Millennials can be a hypersensitive bunch, and nowhere is this more apparent than in the academy. American institutions of higher learning have become veritable minefields of trigger warnings, safe zones, and speech codes.
It appears we can add another line item to the growing list of things too radical for college students: humor. Comedian Jerry Seinfeld recently joined an expanding group of high-profile figures in denouncing higher education’s culture of hyper-sensitivity.
In an interview with ESPN Radio’s Colin Cowherd, Seinfeld discussed why comics are reluctant to take their act on campus:
COWHERD: Does the climate worry you now? I’ve talked to Chris Rock and Larry the Cable Guy; they don’t even want to do college campuses anymore.
SEINFELD: I hear that all the time. I don’t play colleges, but I hear a lot of people tell me, “Don’t go near colleges. They’re so PC.” I’ll give you an example: My daughter’s 14. My wife says to her, “Well, you know, in the next couple years, I think maybe you’re going to want to be hanging around the city more on the weekends, so you can see boys.” You know what my daughter says? She says, “That’s sexist.”
COWHERD: That’s amazing.
SEINFELD: They just want to use these words: “That’s racist”; “That’s sexist”; “That’s prejudice.” They don’t know what they’re talking about.
It took roughly 24 hours for Seinfeld’s point to prove itself. The day after the Huffington Post ran an article on Seinfeld’s comments, an open letter appeared on the site addressed to Mr. Seinfeld from a “College Student.”
The letter touches on a myriad of topics, including racism, sexism, offending the “right” people, and (for reasons unknown) “the underlying culture of violence and male domination that inhabits high school football,” but its overarching spirit is summed up in the author’s ironic introduction:
Recently, I’ve heard about your reluctance to perform on college campuses because of how “politically correct” college students are… As a college student that loves and appreciates offensive, provocative comedy, I’m disheartened by these comments.
So, a college student was “disheartened” by Jerry Seinfeld’s observation that college students are too sensitive. Let that sink in.
Seinfeld isn’t the only comedian to denounce the current sensitivity epidemic on campus. In a discussion with Frank Rich, Chris Rock espoused the same views as Seinfeld:
RICH: What do you make of the attempt to bar Bill Maher from speaking at Berkeley for his riff on Muslims?
ROCK: Well, I love Bill, but I stopped playing colleges, and the reason is because they’re way too conservative.
RICH: In their political views?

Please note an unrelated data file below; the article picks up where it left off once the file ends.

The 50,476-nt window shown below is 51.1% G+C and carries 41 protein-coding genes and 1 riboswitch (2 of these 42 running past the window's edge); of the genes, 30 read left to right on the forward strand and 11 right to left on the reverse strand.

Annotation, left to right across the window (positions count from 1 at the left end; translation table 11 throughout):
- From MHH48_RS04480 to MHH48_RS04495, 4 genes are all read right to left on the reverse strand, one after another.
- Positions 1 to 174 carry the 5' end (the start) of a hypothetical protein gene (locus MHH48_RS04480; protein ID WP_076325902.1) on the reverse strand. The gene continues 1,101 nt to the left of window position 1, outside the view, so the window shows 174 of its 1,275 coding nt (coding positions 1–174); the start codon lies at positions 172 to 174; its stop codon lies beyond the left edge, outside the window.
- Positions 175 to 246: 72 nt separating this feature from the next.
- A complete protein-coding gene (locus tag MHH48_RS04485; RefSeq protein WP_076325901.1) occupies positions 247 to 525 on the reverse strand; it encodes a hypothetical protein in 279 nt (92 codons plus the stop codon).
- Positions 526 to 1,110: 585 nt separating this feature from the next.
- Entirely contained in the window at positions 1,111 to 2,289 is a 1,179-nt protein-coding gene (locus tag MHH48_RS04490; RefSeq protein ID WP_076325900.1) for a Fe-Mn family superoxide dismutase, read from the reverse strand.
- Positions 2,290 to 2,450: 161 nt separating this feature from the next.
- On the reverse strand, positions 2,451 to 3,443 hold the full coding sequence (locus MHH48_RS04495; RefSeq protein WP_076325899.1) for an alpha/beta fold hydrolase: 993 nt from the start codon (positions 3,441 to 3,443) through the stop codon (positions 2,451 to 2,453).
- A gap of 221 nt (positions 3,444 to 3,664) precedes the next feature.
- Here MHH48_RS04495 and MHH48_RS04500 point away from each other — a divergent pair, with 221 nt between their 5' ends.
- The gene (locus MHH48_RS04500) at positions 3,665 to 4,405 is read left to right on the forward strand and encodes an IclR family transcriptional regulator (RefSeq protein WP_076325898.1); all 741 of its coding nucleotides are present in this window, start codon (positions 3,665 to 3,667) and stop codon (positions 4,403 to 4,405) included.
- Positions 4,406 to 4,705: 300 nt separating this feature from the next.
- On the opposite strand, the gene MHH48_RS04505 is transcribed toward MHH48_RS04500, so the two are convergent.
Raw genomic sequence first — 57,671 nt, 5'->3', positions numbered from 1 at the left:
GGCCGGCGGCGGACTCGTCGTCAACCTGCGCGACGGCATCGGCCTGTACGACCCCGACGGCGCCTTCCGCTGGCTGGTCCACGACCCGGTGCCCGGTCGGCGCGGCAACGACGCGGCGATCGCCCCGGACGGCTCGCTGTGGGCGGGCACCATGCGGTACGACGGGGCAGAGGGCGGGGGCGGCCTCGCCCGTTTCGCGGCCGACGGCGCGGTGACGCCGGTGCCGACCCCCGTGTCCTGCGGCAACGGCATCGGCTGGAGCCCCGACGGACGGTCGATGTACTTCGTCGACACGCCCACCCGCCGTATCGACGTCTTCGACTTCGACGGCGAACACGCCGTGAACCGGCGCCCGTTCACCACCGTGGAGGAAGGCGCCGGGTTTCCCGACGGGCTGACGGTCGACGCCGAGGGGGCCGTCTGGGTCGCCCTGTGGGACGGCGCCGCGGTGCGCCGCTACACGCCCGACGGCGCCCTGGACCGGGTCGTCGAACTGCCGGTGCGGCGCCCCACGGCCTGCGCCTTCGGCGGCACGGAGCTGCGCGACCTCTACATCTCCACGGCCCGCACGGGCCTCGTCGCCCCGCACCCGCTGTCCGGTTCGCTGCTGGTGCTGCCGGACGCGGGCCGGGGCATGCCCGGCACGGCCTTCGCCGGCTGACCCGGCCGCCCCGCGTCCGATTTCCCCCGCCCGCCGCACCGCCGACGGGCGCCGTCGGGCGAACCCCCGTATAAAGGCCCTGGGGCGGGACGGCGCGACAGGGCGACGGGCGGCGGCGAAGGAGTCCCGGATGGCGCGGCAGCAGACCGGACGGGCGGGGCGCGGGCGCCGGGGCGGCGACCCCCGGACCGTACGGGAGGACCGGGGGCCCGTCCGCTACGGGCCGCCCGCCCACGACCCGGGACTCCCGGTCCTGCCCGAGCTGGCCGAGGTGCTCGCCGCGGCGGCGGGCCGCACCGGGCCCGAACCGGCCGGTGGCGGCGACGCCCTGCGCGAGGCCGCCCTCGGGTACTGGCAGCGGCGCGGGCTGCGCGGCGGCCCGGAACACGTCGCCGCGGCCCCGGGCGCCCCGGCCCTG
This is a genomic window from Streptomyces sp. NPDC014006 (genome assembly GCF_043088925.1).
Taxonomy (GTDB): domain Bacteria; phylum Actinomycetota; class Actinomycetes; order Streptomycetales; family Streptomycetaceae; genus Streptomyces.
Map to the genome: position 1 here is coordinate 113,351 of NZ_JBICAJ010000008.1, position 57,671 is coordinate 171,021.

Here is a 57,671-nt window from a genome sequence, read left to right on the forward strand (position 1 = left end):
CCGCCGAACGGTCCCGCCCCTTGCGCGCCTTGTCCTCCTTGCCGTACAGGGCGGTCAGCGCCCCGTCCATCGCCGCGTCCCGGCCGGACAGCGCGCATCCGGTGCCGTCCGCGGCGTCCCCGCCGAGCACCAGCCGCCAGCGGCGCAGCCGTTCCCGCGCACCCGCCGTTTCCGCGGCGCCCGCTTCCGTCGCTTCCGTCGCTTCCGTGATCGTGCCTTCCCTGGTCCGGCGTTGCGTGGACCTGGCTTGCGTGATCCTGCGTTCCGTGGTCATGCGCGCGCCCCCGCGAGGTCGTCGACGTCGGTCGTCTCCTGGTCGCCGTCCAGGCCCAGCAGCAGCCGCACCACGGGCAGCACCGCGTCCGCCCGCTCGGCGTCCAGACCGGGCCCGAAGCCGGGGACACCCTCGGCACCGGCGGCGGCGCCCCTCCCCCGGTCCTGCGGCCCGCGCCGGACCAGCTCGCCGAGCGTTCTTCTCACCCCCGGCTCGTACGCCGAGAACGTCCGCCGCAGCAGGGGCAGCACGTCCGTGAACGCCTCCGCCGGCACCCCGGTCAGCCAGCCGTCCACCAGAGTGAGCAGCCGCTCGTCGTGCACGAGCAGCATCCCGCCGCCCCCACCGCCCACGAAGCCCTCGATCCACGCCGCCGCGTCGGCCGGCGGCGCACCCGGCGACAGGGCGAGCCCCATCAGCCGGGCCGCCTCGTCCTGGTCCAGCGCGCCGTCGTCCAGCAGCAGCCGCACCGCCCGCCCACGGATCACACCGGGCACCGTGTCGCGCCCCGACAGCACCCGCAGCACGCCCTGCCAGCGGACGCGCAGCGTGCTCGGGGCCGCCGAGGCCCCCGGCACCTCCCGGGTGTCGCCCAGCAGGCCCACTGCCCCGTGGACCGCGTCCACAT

ROCK: Not in their political views — not like they’re voting Republican — but in their social views and their willingness not to offend anybody. Kids raised on a culture of “We’re not going to keep score in the game because we don’t want anybody to lose.” Or just ignoring race to a fault. You can’t say “the black kid over there.” No, it’s “the guy with the red shoes.” You can’t even be offensive on your way to being inoffensive.
Former Tonight Show host Jay Leno, too, shared his experience with a college intern who conflated his dislike of Mexican food with racism.
The experiences of Seinfeld, Rock, and Leno obviously can’t be projected on the whole of entertainment media, but their willingness to criticize the don’t-offend-me culture indicates a growing sense that American campuses are becoming hostile to humor.
And their criticisms aren’t unfounded: the uptrend in campus outrage over even mildly provocative humor is inescapable. Ask Robert Klein Engler, formerly of Roosevelt University, who received his walking papers after telling his class a joke he overheard as a way of stimulating conversation about an Arizona immigration bill.
“There was a sociological study done in Arizona,” Engler said to the students, “and they discovered that 60 percent of the people in Arizona approved of the immigration law and 40 percent said, ‘no habla ingles.’”
That caused a student, Cristina Solis, to file a written complaint with the university, which in turn opened a harassment investigation against the professor.
According to reporting from the Foundation for Individual Rights in Education, Engler was summoned by university officials to discuss the harassment charges, but they wouldn’t disclose the nature of accusation, nor the identity of the accuser. Engler agreed to cooperate with the university’s investigation, but only if the accusations were put in writing.